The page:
Internet fandom culture fosters community

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In recent years, it has become difficult to use platforms such as Twitter and Reddit without coming across online communities known as fandoms: groups of people who connect over shared interests in pop culture such as Euphoria, Twitch streamers and Taylor Swift’s newest album. Such communities have grown to be associated with “cancel culture” and the stereotype of the overly obsessive teenage fangirl, and often have a reputation for being toxic and cringe-worthy. As a result, internet users overlook the sense of belonging to these online communities foster for members.

Fandom culture provides the opportunity for those who feel they lack a community to turn to at home, school or the workplace the opportunity to find those of similar interests. Online communities can foster a sense of belonging, which is especially beneficial for those who suffer from mental illnesses such as depression. When accessed safely and in moderation, online communities allow people from all over the world to connect with others who they may never have been able to meet otherwise.

The pandemic especially demonstrated the importance of internet communities. For months, people were unable to interact with their friends and families in person. However, the internet provided human connection, with 90 percent of adults claiming it grew in importance for them during the pandemic. Additionally, 20 percent of Americans say much of the connection with other people they were able to achieve was through social media. Fandoms are an example of this phenomenon, as they provide a place for people to connect with others over common topics and feel less alone during an extremely isolating time in the world.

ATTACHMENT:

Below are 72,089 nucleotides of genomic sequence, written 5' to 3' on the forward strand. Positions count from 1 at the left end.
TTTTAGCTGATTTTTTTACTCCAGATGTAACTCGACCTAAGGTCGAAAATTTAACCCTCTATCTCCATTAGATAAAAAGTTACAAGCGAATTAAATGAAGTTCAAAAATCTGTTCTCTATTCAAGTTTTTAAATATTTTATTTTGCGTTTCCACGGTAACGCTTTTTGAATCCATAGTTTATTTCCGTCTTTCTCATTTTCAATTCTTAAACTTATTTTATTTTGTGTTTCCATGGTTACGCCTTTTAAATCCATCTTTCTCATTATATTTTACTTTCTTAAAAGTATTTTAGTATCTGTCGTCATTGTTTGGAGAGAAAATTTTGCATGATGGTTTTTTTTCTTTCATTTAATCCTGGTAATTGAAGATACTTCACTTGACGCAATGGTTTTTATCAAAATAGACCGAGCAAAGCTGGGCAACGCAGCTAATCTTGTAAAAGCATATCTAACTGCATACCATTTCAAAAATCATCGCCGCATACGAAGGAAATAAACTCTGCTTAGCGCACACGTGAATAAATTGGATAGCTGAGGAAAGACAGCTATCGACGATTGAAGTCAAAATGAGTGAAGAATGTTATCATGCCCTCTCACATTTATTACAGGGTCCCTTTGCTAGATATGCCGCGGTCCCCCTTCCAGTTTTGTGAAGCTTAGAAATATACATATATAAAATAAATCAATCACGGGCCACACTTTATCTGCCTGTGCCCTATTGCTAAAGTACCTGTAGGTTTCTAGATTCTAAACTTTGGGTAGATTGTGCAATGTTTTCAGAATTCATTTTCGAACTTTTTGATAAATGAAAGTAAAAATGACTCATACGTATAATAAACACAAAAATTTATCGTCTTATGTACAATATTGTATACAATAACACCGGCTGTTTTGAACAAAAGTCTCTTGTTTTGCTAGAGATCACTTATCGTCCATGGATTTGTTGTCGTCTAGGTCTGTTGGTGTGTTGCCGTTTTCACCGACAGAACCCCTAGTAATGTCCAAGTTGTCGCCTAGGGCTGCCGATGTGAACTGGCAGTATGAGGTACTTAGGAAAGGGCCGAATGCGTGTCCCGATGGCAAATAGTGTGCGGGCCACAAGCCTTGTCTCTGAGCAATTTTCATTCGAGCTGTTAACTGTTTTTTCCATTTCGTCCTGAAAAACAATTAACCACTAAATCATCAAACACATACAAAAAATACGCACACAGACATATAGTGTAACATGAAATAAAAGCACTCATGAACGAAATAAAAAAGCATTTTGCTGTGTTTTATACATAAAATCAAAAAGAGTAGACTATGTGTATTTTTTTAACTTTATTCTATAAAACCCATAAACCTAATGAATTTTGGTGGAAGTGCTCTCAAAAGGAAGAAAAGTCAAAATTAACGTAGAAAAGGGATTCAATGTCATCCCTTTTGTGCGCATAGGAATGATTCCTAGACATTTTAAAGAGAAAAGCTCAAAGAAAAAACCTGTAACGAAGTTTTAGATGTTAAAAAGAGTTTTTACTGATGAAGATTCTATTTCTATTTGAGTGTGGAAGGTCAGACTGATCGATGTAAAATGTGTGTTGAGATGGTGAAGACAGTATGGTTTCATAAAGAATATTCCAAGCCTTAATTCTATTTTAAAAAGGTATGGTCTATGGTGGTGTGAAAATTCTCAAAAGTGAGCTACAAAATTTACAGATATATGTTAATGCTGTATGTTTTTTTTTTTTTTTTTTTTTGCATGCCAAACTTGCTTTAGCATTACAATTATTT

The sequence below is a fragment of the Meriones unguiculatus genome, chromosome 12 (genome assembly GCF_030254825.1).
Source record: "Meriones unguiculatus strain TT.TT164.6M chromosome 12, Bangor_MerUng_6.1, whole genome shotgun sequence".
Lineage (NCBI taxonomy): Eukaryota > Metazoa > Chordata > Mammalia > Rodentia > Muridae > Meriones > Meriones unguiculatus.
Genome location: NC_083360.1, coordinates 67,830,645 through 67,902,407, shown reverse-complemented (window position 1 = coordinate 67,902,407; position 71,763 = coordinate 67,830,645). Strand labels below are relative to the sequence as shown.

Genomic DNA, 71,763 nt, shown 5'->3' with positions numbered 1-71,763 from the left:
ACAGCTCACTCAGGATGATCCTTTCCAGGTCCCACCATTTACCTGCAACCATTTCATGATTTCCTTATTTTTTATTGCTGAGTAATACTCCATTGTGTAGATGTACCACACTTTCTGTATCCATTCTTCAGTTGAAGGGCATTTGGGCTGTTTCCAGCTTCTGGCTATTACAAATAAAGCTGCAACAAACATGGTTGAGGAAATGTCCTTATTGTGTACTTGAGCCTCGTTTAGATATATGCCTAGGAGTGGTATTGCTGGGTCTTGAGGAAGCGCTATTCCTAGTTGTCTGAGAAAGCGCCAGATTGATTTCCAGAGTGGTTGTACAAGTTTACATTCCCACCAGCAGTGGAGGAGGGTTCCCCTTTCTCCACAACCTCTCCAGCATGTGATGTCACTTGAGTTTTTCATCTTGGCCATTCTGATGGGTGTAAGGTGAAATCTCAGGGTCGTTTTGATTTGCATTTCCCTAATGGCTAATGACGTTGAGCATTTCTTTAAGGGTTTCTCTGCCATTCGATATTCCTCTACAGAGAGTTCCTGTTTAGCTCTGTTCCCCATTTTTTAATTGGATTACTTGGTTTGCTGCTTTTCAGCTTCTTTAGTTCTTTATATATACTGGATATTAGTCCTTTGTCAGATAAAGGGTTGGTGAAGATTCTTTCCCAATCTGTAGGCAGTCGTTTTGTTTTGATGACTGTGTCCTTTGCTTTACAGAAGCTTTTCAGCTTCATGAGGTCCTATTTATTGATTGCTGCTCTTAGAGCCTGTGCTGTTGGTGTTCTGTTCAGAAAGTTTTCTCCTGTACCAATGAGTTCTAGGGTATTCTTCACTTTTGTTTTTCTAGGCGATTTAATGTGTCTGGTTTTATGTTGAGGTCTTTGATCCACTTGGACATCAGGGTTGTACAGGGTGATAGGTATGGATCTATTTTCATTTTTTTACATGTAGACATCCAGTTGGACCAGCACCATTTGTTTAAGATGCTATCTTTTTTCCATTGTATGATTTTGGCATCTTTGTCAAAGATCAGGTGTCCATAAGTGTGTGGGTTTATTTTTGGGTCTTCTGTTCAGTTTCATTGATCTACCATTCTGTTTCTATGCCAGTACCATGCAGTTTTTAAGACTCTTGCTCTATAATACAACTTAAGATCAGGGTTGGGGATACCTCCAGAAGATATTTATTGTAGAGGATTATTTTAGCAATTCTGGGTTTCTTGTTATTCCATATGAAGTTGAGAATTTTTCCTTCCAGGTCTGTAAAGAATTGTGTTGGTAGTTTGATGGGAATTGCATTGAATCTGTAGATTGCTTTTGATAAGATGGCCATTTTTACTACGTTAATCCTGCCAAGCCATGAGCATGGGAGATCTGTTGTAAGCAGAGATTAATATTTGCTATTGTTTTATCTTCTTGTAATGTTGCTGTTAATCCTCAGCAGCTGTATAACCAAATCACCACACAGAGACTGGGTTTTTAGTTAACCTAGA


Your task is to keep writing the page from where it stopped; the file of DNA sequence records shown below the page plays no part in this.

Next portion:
The idea that fandom culture is problematic is too broad of a generalization. It assumes that every fan who uses the internet as an outlet to share their passions is immature, when that is far from reality. It completely diminishes the good the online community can bring to those who feel as if they cannot connect with anyone in their personal lives.



Attacking people who share certain interests only increases the negative outlook on fandom culture. Cyberbullying has increased alongside the rise of the internet, with 47 percent of young people experiencing some form of negative messaging online. These actions deters users from seeking the comfort of community in online spaces out of fear of being harassed.

There needs to be a change in mentality for how we approach internet fandom culture. While we should understand that the internet has its flaws and can be improved for the safety of its users, we can still appreciate the positives that online communities bring.

The stigma around internet fandom culture needs to stop. Social media administrators should be the ones who find solutions for problems that do arise in these online spaces instead of blaming the supposed immaturity of the community itself.

Grace “Gray” Reed is a Sophomore magazine, news and digital journalism major. Their column appears bi-weekly. They can be reached at [email protected]

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